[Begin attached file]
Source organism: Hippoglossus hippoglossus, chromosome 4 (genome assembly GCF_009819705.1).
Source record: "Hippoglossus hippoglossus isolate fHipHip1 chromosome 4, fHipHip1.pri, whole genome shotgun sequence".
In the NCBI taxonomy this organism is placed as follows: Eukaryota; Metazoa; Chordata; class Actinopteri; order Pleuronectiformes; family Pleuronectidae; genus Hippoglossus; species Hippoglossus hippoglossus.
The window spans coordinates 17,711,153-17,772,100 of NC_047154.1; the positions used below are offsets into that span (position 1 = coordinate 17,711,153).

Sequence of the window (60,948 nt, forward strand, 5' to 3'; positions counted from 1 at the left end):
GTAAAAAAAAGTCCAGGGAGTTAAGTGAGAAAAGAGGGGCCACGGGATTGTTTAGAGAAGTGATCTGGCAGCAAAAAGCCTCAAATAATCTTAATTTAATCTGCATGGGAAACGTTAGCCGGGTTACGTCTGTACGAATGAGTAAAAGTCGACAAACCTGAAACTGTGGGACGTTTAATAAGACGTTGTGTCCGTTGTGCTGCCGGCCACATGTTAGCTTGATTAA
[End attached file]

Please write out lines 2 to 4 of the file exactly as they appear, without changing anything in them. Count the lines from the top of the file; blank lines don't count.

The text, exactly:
Source record: "Hippoglossus hippoglossus isolate fHipHip1 chromosome 4, fHipHip1.pri, whole genome shotgun sequence".
In the NCBI taxonomy this organism is placed as follows: Eukaryota; Metazoa; Chordata; class Actinopteri; order Pleuronectiformes; family Pleuronectidae; genus Hippoglossus; species Hippoglossus hippoglossus.
The window spans coordinates 17,711,153-17,772,100 of NC_047154.1; the positions used below are offsets into that span (position 1 = coordinate 17,711,153).